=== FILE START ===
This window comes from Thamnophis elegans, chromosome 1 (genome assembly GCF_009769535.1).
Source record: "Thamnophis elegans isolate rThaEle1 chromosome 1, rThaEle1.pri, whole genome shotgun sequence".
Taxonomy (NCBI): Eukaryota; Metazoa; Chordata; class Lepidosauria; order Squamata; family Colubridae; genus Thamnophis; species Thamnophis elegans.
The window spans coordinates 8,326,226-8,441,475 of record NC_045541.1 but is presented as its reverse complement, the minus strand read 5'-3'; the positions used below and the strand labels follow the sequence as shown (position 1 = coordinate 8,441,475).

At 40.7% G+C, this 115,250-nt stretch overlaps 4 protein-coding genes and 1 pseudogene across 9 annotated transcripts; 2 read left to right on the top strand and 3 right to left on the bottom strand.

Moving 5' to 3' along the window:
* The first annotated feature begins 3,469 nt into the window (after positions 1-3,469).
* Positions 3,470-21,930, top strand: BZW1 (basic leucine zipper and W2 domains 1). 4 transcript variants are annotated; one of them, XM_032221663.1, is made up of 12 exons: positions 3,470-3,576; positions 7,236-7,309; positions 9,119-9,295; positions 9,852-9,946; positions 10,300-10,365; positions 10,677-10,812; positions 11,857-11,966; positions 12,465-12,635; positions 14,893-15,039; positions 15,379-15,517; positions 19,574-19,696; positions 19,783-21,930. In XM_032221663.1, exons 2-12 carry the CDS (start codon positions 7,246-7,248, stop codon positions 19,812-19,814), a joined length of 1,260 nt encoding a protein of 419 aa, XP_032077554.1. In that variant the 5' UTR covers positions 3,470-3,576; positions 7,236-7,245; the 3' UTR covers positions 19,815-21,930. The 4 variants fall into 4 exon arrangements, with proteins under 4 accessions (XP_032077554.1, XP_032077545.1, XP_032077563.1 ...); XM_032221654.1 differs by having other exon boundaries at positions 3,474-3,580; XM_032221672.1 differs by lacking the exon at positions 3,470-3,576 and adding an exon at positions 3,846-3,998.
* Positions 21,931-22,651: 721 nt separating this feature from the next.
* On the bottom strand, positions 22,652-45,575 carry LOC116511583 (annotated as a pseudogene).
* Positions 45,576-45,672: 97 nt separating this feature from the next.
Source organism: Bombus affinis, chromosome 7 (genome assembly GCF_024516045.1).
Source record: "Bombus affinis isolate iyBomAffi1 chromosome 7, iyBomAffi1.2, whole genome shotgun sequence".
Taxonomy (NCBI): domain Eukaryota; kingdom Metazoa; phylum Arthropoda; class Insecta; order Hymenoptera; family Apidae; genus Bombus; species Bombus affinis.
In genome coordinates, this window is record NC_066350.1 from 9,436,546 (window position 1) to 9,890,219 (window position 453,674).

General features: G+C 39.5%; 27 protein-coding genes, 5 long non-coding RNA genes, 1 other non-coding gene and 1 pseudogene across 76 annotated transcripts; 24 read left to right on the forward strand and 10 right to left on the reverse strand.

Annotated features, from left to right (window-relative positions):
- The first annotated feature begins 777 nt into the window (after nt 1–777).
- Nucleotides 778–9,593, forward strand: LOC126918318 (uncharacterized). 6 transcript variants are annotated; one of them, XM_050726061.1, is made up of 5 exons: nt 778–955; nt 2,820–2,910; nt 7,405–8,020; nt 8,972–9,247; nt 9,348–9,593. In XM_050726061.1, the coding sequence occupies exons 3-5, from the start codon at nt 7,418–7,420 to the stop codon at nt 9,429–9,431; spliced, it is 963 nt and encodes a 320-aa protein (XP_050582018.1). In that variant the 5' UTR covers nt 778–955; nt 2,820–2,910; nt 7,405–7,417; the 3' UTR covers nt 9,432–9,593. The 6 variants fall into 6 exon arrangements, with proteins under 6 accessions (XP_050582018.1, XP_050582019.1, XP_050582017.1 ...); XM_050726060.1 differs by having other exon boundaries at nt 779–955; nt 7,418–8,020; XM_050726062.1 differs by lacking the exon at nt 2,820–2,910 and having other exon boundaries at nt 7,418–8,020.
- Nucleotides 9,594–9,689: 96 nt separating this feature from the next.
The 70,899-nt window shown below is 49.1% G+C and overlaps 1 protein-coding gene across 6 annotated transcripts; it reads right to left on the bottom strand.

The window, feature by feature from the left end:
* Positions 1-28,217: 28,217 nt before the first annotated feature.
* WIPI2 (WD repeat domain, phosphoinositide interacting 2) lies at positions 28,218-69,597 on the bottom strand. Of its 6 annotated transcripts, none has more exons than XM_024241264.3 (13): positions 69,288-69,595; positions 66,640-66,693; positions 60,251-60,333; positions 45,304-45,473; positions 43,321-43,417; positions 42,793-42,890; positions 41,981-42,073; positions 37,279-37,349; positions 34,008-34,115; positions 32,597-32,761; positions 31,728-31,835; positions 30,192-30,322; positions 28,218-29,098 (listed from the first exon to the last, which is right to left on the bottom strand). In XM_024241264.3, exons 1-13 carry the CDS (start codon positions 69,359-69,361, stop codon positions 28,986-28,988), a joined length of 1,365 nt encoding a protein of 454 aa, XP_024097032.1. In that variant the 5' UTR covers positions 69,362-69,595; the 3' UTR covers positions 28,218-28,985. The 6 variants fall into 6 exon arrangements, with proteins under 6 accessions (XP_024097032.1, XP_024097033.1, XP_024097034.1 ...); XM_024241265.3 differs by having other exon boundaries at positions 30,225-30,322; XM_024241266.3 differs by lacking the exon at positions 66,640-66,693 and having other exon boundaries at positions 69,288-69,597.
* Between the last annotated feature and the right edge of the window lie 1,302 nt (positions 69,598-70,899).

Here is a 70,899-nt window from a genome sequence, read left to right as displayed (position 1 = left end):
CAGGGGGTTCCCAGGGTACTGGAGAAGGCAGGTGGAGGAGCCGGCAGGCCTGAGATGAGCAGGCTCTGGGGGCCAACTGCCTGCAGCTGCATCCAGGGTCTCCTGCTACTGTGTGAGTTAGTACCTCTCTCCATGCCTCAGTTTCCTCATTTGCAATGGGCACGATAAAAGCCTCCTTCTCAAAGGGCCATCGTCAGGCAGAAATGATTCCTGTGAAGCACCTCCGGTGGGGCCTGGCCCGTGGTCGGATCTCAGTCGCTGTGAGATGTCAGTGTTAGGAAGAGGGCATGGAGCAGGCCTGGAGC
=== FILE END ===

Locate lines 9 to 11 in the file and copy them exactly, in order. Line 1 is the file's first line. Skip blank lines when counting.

* Positions 21,931-22,651: 721 nt separating this feature from the next.
* On the bottom strand, positions 22,652-45,575 carry LOC116511583 (annotated as a pseudogene).
* Positions 45,576-45,672: 97 nt separating this feature from the next.